Such solutions completely disregard the social significance and implications behind teen bullying. It also overlooks the complex intricacies along with the fluidity of peer relationships. What needs to be understood is this: Players in this social network view bullying as a powerful strategy and a means to attain a better position or standing in their class. In other words, it’s a method of trying to control a relationship, to move oneself up the ladder by pushing someone else down.
Let’s take a page out of the playbook of the Japanese anime series Doraemon to better understand the intricacies of relationships. The plotline in Doraemon revolves around a robotic cat named Doraemon, who travels back in time from the 22nd century to aid a pre-teen boy named Nobita Nobi (nicknamed “Noby”) and help him navigate life.
Noby is a young boy who suffers from frequent bullying. He is usually tormented by the bullying Takeshi Goda (nicknamed “Gian”) and the cunning and arrogant Suneo Honekawa (nicknamed “Sneech”). Noby owns a variety of gadgets, ranging from toys and medicine to technology from the future.
To gain control of or steal Noby’s toys, Gian is willing to do anything and will stop at nothing. Gian bullies Noby as a way of pushing him down to protect his own standing and status amongst his peers. Afraid to become at odds with Gian and become a target of relentless bullying, Sneech plays along as Gian’s sidekick, becoming an accomplice in bullying Noby.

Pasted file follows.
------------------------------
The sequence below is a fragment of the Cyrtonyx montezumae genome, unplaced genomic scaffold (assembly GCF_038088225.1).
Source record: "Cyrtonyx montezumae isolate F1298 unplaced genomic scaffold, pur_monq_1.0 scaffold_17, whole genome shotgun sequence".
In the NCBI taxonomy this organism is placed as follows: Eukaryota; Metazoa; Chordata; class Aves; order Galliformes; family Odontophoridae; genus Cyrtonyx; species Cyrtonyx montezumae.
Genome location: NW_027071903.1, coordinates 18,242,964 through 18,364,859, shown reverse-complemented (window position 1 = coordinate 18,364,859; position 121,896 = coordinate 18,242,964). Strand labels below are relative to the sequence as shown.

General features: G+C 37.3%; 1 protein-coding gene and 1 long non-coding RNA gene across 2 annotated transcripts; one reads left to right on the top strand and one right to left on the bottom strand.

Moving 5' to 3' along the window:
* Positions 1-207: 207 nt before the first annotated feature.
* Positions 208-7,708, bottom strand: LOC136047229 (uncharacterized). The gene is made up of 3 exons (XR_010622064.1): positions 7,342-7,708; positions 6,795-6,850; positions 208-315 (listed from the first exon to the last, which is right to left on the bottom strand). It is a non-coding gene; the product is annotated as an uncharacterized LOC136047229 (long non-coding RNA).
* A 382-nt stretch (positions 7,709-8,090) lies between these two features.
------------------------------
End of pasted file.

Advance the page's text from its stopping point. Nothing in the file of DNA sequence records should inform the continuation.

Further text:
Bully, bystander or victim, everyone needs to develop the courage to be disliked
For middle and high school teenagers, besides the limited amount of time they spend at home, their entire day is mostly spent in school with their classmates. Teenagers have more than homework and grades to worry about. The classroom is also an important social setting. Adolescents constantly need to be aware of their interactions with their friends and work hard to both build and maintain relationships.
At the same time, teens also need to observe the fluid and constantly changing state of relationships between other classmates and friends. If a student finds himself drifting apart from his friends due to a lack of effort on his part, then his position in this ever-changing classroom social totem pole will soon be snatched from him. He will be replaced by another eager classmate.
Relationships in friendship networks are not static; they change due to new events or just with the passage of time.
Certain structural changes automatically cause a natural upheaval that shakes up the status quo. Take for example the natural progression from first to second year in high school. Like a game of musical chairs, students are shuffled around and placed in different classes. Similarly, their friendship networks will also be shuffled like a deck of cards and rearranged.
Ancient Chinese text on legalist philosophy Hanfeizi touches upon the tactic of forming vertical and horizontal alliances, which provides us with a lens to understand the structural balance of friendship networks:
Vertical alliances are formed when one joins a number of weak states in hopes of attacking a strong one; horizontal alliances are created when one serves a strong state for the purpose of attacking a number of weak states. (縱者，合眾弱以攻一強也；橫者，事一強以攻眾弱也。)
Stakeholders choose either one of these tactics as a way to ensure their own survival. Such strategy games played by princes and leaders during the Warring States period can also be found on school campuses. We need only replace the “states” and “princes” in question with teenage students.